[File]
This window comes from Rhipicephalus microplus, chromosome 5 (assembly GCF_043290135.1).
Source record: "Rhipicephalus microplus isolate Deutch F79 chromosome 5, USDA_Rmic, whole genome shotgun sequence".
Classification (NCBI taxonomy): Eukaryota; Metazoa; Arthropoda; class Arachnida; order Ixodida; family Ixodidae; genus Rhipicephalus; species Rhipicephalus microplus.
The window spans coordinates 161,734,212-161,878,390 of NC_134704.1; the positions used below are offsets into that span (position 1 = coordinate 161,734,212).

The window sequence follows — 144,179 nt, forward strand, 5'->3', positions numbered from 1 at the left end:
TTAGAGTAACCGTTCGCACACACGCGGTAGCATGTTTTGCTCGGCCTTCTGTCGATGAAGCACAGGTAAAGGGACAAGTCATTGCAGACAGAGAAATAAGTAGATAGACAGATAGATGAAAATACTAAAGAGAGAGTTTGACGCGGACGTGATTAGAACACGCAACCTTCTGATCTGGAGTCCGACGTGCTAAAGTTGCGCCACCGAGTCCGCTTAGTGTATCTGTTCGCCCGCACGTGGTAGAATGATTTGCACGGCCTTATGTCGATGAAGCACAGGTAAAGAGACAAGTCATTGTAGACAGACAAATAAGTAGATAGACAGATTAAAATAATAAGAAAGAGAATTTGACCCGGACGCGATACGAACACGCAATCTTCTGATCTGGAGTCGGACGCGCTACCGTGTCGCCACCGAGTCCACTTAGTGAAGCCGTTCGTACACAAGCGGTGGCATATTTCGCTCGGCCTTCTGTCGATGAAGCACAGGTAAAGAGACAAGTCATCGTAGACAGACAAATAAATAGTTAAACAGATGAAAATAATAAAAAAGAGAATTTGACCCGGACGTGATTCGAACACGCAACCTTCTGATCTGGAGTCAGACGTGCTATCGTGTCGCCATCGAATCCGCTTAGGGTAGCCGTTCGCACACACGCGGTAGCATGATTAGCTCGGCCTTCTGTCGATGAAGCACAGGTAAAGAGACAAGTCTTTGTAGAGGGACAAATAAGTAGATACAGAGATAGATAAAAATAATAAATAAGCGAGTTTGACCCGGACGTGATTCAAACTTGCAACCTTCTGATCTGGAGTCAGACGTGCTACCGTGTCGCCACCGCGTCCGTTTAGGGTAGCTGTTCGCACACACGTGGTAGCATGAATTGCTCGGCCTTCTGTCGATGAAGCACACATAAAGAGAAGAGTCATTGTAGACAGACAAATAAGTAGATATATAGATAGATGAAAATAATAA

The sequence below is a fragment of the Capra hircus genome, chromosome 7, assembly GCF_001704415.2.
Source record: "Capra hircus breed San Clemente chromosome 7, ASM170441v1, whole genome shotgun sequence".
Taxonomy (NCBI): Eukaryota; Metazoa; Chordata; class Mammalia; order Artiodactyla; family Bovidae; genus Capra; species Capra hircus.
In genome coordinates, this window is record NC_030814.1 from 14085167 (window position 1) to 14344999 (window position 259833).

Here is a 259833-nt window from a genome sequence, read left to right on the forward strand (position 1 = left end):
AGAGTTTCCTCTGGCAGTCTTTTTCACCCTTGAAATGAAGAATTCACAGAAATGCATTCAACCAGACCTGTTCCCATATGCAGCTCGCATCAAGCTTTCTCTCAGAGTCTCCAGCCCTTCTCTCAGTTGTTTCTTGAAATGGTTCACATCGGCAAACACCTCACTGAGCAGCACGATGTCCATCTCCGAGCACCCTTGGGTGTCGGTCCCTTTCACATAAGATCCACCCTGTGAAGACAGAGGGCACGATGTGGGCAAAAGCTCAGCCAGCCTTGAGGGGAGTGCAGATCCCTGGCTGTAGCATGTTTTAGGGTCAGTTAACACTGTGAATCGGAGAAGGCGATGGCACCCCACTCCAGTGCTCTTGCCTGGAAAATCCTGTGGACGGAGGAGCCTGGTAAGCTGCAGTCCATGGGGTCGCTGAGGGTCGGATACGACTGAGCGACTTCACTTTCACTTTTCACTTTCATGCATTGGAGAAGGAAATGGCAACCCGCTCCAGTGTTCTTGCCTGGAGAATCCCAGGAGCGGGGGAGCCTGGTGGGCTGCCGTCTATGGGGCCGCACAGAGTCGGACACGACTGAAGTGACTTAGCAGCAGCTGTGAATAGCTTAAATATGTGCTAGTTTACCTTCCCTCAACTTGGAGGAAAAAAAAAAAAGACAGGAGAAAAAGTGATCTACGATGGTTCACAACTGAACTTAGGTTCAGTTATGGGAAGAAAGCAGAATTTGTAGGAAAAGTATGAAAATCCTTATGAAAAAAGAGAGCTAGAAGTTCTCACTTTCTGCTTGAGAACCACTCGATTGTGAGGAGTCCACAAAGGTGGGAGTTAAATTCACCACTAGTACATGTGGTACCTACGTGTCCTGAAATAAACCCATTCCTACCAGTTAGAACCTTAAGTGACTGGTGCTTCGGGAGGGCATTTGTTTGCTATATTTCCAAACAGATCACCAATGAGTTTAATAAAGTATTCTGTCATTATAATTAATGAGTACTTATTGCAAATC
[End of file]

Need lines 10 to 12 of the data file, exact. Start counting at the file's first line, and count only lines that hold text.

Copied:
In genome coordinates, this window is record NC_030814.1 from 14085167 (window position 1) to 14344999 (window position 259833).

Here is a 259833-nt window from a genome sequence, read left to right on the forward strand (position 1 = left end):
AGAGTTTCCTCTGGCAGTCTTTTTCACCCTTGAAATGAAGAATTCACAGAAATGCATTCAACCAGACCTGTTCCCATATGCAGCTCGCATCAAGCTTTCTCTCAGAGTCTCCAGCCCTTCTCTCAGTTGTTTCTTGAAATGGTTCACATCGGCAAACACCTCACTGAGCAGCACGATGTCCATCTCCGAGCACCCTTGGGTGTCGGTCCCTTTCACATAAGATCCACCCTGTGAAGACAGAGGGCACGATGTGGGCAAAAGCTCAGCCAGCCTTGAGGGGAGTGCAGATCCCTGGCTGTAGCATGTTTTAGGGTCAGTTAACACTGTGAATCGGAGAAGGCGATGGCACCCCACTCCAGTGCTCTTGCCTGGAAAATCCTGTGGACGGAGGAGCCTGGTAAGCTGCAGTCCATGGGGTCGCTGAGGGTCGGATACGACTGAGCGACTTCACTTTCACTTTTCACTTTCATGCATTGGAGAAGGAAATGGCAACCCGCTCCAGTGTTCTTGCCTGGAGAATCCCAGGAGCGGGGGAGCCTGGTGGGCTGCCGTCTATGGGGCCGCACAGAGTCGGACACGACTGAAGTGACTTAGCAGCAGCTGTGAATAGCTTAAATATGTGCTAGTTTACCTTCCCTCAACTTGGAGGAAAAAAAAAAAAGACAGGAGAAAAAGTGATCTACGATGGTTCACAACTGAACTTAGGTTCAGTTATGGGAAGAAAGCAGAATTTGTAGGAAAAGTATGAAAATCCTTATGAAAAAAGAGAGCTAGAAGTTCTCACTTTCTGCTTGAGAACCACTCGATTGTGAGGAGTCCACAAAGGTGGGAGTTAAATTCACCACTAGTACATGTGGTACCTACGTGTCCTGAAATAAACCCATTCCTACCAGTTAGAACCTTAAGTGACTGGTGCTTCGGGAGGGCATTTGTTTGCTATATTTCCAAACAGATCACCAATGAGTTTAATAAAGTATTCTGTCATTATAATTAATGAGTACTTATTGCAAATC